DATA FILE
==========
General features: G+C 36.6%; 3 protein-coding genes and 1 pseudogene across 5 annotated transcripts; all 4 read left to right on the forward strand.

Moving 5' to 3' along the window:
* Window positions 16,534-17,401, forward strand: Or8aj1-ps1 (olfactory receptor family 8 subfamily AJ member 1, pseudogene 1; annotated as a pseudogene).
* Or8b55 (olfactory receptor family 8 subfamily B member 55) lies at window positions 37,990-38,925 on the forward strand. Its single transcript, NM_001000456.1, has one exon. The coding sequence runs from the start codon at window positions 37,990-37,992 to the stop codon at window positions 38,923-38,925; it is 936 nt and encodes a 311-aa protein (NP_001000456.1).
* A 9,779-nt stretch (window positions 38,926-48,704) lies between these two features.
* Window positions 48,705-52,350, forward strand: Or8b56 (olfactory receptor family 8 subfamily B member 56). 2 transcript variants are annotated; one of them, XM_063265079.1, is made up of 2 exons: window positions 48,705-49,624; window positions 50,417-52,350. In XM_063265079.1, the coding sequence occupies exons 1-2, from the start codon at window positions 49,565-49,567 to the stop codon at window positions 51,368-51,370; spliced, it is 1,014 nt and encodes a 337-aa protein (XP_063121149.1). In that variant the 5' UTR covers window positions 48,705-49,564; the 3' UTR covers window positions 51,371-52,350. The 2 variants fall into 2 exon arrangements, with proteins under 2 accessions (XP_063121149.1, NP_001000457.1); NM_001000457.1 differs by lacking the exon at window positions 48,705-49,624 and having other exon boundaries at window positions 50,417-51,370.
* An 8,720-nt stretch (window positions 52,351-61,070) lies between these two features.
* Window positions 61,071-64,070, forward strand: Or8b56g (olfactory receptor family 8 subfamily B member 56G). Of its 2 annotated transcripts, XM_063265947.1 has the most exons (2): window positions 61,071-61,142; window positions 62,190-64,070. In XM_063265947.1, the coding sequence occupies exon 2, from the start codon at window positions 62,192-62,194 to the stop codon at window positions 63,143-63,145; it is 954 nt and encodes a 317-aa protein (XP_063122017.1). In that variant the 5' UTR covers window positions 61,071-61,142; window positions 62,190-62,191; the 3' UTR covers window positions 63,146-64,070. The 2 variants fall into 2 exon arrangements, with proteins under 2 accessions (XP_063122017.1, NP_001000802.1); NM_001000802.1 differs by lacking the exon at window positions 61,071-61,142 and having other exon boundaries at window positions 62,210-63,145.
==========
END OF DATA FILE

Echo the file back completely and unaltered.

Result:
General features: G+C 36.6%; 3 protein-coding genes and 1 pseudogene across 5 annotated transcripts; all 4 read left to right on the forward strand.

Moving 5' to 3' along the window:
* Window positions 16,534-17,401, forward strand: Or8aj1-ps1 (olfactory receptor family 8 subfamily AJ member 1, pseudogene 1; annotated as a pseudogene).
* Or8b55 (olfactory receptor family 8 subfamily B member 55) lies at window positions 37,990-38,925 on the forward strand. Its single transcript, NM_001000456.1, has one exon. The coding sequence runs from the start codon at window positions 37,990-37,992 to the stop codon at window positions 38,923-38,925; it is 936 nt and encodes a 311-aa protein (NP_001000456.1).
* A 9,779-nt stretch (window positions 38,926-48,704) lies between these two features.
* Window positions 48,705-52,350, forward strand: Or8b56 (olfactory receptor family 8 subfamily B member 56). 2 transcript variants are annotated; one of them, XM_063265079.1, is made up of 2 exons: window positions 48,705-49,624; window positions 50,417-52,350. In XM_063265079.1, the coding sequence occupies exons 1-2, from the start codon at window positions 49,565-49,567 to the stop codon at window positions 51,368-51,370; spliced, it is 1,014 nt and encodes a 337-aa protein (XP_063121149.1). In that variant the 5' UTR covers window positions 48,705-49,564; the 3' UTR covers window positions 51,371-52,350. The 2 variants fall into 2 exon arrangements, with proteins under 2 accessions (XP_063121149.1, NP_001000457.1); NM_001000457.1 differs by lacking the exon at window positions 48,705-49,624 and having other exon boundaries at window positions 50,417-51,370.
* An 8,720-nt stretch (window positions 52,351-61,070) lies between these two features.
* Window positions 61,071-64,070, forward strand: Or8b56g (olfactory receptor family 8 subfamily B member 56G). Of its 2 annotated transcripts, XM_063265947.1 has the most exons (2): window positions 61,071-61,142; window positions 62,190-64,070. In XM_063265947.1, the coding sequence occupies exon 2, from the start codon at window positions 62,192-62,194 to the stop codon at window positions 63,143-63,145; it is 954 nt and encodes a 317-aa protein (XP_063122017.1). In that variant the 5' UTR covers window positions 61,071-61,142; window positions 62,190-62,191; the 3' UTR covers window positions 63,146-64,070. The 2 variants fall into 2 exon arrangements, with proteins under 2 accessions (XP_063122017.1, NP_001000802.1); NM_001000802.1 differs by lacking the exon at window positions 61,071-61,142 and having other exon boundaries at window positions 62,210-63,145.